If the stakes for creating workable plans to improve the quality education for our school children weren't so high, the experiments being proposed by business-model reformers,who are inexperienced in either education or school management, would be laughable. They routinely exclude -- or ignore -- input from the leaders essential for effectively running schools, namely principals and administrators.
As a former Detroit public school principal and current president of the American Federation of School Administrators (AFSA), it is clear to me that this omission reflects a fundamental misunderstanding of how schools are run. If those recommending reforms lack this understanding, as they clearly do, the odds that their proposals will succeed are unfortunately as slim as their knowledge of school operations.
By ignoring input from the principals and administrators who are the school leaders, and often leaders in their communities, everyone, from the business model reformers to the Secretary of Education, is effectively silencing the voices of those best equipped to identify the problems at hand and assess the solutions being proposed. Such ignorance promises anything but bliss.
Turning around a school requires, first and foremost, an awareness of the complex set of skills required to run one in today's economic and cultural environment. While understanding teaching methods is essential, today's principals require skills as business managers, facilities managers, food service and nutritional mavens, teaching coaches, quality control managers, safety, security and community relations experts, and, as often as not, baby sitters, both before and after school.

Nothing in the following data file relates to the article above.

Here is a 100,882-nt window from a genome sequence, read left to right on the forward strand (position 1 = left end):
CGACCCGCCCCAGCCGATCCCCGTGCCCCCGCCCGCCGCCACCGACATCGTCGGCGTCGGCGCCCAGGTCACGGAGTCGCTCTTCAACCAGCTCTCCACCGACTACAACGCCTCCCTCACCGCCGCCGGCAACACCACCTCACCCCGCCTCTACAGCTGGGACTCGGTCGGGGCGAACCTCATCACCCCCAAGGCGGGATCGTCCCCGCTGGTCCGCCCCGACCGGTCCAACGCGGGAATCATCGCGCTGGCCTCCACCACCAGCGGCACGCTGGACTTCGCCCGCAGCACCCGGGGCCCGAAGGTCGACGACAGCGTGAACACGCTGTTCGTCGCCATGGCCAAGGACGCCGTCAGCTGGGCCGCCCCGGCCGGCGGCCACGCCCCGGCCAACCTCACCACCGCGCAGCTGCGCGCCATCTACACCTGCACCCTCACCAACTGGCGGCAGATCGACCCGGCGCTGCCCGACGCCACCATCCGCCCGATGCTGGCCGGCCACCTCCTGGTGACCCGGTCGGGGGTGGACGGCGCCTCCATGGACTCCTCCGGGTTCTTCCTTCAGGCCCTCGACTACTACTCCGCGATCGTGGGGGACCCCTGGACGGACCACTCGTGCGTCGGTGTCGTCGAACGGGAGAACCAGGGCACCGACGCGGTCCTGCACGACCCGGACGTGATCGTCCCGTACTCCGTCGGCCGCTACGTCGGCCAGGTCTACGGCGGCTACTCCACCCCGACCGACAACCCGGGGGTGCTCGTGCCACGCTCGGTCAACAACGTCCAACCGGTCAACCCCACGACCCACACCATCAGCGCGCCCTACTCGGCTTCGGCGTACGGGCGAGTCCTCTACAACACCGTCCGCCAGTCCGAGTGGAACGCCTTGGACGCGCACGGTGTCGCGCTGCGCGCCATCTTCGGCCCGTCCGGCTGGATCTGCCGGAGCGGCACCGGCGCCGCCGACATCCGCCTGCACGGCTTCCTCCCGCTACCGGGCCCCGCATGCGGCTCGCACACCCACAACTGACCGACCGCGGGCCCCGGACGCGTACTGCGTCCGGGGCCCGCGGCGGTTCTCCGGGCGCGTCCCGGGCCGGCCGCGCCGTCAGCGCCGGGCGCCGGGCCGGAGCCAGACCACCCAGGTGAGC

All of these skills are required of school leaders on top of an ever-growing need to file reports on performance progress. The growth of the charter school movement has further complicated the calling. Many charters enroll children for a month, but then cut those who they deem "unacceptable" for their programs, whereupon they return to public schools, if they return to school at all.
Whether turnaround plans being advocated are the data-driven sort favored by the business-model reformers or the more thoughtful and informed recommendations of the teachers union, they both put the onus for school performance on principals and administrators. They are, in essence, perform-or-be-fired edicts for principals.
The problem is not that these proposals impute responsibility and accountability to principals; we understand that the buck stops with us as school leaders. The problem is that school leaders have not been consulted on the practical implications of implementing reform proposals, nor are either the resources or training necessary for executing them being offered as part of proposed solutions.
An approach that effectively silences us in the policy debate and then imposes upon us do-or-die circumstances, is neither practical nor equitable. Worse yet, such an approach is likely to create contentious environments between principals and teachers that are antithetical to the cooperative spirit and collaboration necessary for achieving the challenging goal of turning a school around.
Schools are not factories or businesses and principals cannot perform successfully as axe-wielding, performance-at-the-cost-of-your job managers, like academic Chainsaw Dunlaps. No matter the reform being implemented, it will require a nurturing environment in which the goal of achievement is reached through a collaborative work and study.
It's time to open up the debate about school reform to the people who will be responsible for the delivery of the promised results. To continue along the current, ill-informed path promises nothing but another failed experiment in giving our children the education they deserve and our society the independent thinking citizenry that it needs.